Shake-Ups on the Green | God's World News

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Shake-Ups on the Green

  • 1 Pro golf merger
    Sergio Garcia hits a shot from the ninth tee during the LIV Golf Mayakoba tournament in February 2023 in Playa del Carmen, Mexico. (Jon Ferrey/LIV Golf via AP)
  • 2 Pro golf merger
    A player tees off at the PGA Championship golf tournament in 2010 at Whistling Straits in Haven, Wisconsin. (AP/Charlie Riedel)
  • 3 Pro golf merger
    Phil Mickelson hits his shot from the 12th tee in White Sulfur Springs, West Virginia. (Chris Trotman/LIV Golf via AP)
  • 4 Pro golf merger
    PGA Tour Commissioner Jay Monahan speaks during a news conference before the start of the 2022 Travelers Championship golf tournament in Cromwell, Connecticut. (AP/Seth Wenig)
  • 5 Pro golf merger
    Signage for LIV Golf is displayed at the Bedminster Invitational LIV Golf tournament in Bedminster, New Jersey, in 2022. (AP/Seth Wenig)
  • 1 Pro golf merger
  • 2 Pro golf merger
  • 3 Pro golf merger
  • 4 Pro golf merger
  • 5 Pro golf merger


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Call it the shot heard ’round the world. On the morning of June 6th, one of the biggest and most shocking announcements in the sports world was made. Players of the U.S.-based Professional Golfers’ Association Tour (PGA) and the Saudi Arabian LIV Golf learned, most via social media, that the rivals were joining forces. The PGA dropped a lawsuit against LIV and announced the startling merger of those two with the European Tour.

Over the past year, a dispute between the PGA and LIV filled golf headlines. LIV was founded in 2022 and is backed by the wealthy Saudi Arabian government and that nation’s Public Investment Fund. LIV offered players tens of millions of dollars to play in the new league. PGA couldn’t match that. Many big-name players, including Phil Mickelson, Dustin Johnson, and Brooks Koepka, took the offer.

Golf fans and many PGA players opposed LIV due to its funding source. Saudi Arabia has a history of human rights issues, including associations with the 9/11 terrorist attackers. Some players refused to align themselves with LIV for ethical reasons. They accuse LIV of “sports washing.” That charge suggests Saudi Arabia uses LIV to boost its tarnished public image.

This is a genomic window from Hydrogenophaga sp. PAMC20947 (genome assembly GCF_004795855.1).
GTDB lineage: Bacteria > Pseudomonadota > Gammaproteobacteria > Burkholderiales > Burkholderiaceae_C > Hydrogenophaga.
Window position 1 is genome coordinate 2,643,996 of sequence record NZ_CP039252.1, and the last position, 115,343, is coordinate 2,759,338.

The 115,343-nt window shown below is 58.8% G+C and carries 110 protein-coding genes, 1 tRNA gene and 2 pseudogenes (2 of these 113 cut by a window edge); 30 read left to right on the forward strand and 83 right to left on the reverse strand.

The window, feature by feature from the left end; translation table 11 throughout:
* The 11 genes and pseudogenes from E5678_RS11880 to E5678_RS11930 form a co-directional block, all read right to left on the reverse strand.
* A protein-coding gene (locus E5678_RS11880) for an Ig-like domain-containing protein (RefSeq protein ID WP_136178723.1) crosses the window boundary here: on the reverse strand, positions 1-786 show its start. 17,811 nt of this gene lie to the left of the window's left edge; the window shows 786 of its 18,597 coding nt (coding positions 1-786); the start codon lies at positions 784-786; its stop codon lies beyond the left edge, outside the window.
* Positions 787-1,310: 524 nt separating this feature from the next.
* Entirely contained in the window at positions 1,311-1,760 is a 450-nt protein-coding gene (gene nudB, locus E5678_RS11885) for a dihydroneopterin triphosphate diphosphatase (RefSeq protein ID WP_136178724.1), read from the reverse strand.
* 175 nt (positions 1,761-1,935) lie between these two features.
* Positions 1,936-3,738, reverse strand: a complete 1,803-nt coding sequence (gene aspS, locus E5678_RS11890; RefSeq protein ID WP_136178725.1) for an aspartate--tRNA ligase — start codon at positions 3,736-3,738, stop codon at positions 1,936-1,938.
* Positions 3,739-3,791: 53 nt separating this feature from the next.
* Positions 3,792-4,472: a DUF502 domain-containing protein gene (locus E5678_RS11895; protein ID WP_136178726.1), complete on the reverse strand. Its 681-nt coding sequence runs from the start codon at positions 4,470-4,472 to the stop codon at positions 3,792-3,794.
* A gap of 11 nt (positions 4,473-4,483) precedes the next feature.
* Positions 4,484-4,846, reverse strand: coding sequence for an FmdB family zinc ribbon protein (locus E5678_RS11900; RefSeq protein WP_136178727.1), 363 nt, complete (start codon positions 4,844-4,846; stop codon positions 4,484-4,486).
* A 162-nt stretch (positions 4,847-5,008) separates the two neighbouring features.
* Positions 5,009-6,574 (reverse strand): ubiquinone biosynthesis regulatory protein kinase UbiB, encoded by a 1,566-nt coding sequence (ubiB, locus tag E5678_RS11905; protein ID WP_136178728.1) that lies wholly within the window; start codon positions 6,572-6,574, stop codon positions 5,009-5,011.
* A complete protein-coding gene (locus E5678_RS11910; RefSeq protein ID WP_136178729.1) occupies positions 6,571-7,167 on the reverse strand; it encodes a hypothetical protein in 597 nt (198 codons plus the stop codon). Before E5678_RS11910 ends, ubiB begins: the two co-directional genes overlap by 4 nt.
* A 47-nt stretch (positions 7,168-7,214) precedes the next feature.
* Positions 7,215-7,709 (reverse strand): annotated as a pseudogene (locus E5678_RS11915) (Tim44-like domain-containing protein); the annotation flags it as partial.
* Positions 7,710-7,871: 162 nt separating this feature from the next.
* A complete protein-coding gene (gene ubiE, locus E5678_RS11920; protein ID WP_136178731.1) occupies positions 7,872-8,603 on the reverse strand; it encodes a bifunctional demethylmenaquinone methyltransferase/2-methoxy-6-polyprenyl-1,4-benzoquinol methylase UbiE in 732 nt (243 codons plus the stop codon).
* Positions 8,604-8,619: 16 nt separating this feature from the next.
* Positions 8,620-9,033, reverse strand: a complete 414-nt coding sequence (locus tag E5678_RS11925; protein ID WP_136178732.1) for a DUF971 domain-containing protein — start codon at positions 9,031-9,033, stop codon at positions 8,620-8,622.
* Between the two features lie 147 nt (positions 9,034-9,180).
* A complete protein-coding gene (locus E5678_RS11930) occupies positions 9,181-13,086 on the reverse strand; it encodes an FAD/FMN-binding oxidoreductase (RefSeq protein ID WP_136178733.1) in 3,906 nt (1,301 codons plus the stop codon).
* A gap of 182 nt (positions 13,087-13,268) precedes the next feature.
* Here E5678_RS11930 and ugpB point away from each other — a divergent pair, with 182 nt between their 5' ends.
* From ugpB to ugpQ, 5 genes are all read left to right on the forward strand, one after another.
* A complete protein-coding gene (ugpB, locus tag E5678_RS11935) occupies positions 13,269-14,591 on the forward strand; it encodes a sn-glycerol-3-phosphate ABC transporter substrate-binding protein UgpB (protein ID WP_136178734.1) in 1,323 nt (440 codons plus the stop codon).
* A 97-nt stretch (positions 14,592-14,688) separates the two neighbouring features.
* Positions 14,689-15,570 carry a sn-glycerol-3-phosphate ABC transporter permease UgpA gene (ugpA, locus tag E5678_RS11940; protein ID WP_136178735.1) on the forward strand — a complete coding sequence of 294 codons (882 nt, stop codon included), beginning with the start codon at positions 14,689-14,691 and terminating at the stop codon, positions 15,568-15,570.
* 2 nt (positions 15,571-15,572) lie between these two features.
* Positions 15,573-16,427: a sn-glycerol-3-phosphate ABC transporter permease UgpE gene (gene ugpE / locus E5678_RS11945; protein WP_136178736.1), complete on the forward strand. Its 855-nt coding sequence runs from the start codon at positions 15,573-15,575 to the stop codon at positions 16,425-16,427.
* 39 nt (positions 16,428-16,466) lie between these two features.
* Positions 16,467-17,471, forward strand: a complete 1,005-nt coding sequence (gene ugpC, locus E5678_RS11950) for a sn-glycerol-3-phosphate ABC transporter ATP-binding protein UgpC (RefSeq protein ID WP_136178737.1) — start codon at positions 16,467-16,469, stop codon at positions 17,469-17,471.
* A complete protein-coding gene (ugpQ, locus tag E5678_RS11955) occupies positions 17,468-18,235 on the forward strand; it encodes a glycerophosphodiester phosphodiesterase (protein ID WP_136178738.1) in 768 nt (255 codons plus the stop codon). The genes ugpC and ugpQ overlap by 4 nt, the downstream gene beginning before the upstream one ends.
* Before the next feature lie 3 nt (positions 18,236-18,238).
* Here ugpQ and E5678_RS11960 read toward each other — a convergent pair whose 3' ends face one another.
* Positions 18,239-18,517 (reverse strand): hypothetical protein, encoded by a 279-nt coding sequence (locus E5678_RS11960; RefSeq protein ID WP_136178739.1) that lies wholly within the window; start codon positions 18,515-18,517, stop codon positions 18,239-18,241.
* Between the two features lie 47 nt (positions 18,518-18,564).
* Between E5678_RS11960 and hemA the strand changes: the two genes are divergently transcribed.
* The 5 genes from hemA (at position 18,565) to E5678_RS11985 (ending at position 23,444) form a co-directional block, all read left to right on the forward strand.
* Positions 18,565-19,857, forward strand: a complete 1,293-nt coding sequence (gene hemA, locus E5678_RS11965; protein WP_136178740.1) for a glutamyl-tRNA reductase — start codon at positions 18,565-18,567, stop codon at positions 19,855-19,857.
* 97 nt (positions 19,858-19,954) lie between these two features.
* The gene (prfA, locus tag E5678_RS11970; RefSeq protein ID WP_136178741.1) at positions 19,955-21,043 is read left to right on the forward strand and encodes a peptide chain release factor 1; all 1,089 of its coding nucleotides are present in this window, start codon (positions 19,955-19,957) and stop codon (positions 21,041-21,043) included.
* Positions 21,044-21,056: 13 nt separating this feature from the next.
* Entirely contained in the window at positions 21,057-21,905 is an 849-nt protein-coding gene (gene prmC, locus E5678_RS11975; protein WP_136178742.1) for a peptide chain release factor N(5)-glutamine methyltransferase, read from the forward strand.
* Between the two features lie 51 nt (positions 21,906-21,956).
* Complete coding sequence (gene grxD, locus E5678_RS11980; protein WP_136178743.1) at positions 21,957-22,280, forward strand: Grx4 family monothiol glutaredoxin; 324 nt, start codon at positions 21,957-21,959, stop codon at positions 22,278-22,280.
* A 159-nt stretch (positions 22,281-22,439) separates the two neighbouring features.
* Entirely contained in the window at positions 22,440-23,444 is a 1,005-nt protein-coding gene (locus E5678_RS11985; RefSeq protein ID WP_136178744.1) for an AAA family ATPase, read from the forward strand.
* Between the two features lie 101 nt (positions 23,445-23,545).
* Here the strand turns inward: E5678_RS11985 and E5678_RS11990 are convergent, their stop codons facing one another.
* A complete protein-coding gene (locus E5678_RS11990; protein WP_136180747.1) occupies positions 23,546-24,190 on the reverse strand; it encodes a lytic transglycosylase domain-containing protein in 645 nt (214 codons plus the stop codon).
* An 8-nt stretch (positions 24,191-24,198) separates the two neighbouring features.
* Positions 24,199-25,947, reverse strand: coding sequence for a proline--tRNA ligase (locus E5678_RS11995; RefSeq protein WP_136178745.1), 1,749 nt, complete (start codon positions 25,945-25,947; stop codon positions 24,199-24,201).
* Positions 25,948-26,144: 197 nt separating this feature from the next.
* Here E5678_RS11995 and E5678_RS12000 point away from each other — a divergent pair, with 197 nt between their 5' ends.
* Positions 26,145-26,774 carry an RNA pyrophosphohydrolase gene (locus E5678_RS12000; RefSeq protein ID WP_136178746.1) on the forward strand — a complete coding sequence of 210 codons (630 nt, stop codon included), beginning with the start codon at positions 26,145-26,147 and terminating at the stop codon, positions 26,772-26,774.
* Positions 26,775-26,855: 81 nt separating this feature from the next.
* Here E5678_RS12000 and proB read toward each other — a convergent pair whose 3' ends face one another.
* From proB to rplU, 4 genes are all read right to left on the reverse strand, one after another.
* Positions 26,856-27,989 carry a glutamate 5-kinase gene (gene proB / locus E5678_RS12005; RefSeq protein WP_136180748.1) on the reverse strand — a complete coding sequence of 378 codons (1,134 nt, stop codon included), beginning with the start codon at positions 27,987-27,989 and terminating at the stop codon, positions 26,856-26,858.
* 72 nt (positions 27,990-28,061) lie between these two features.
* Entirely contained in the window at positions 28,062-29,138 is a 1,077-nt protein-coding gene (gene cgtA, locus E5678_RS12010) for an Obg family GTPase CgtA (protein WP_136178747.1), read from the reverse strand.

Last year, the PGA suspended golfers who competed in a LIV event without releases required under the tour’s policy. The suspensions were to last at least through the 2024 season. LIV players could participate in only four major golf events: the Masters, U.S. Open, PGA Championship, and Open Championship, but not in other PGA events.

Now players who say they didn’t “sell out” to LIV are incensed. The merger erases the restrictions on those who didn’t remain loyal but migrated for financial gain to LIV.

As part of the merger, the PGA Tour, European Tour, and LIV will form a for-profit entity called NewCo. This development piqued the interest of the U.S. government. A Senate panel will review the agreement that might tie a “cherished American institution” to the Middle Eastern power, according to Senator Richard Blumenthal. “Americans deserve to know what the structure and governance of this new entity will be.”

Ambiguity remains around what the merger means for the future of golf and for players who joined LIV voluntarily. Still, many players who love the game hold out hope that this will ultimately bring the golf world together and grow the sport long-term.

Why? It’s important to stand up for what’s right, even if it’s uncomfortable or costly. That applies in all areas of life—even professional sports.

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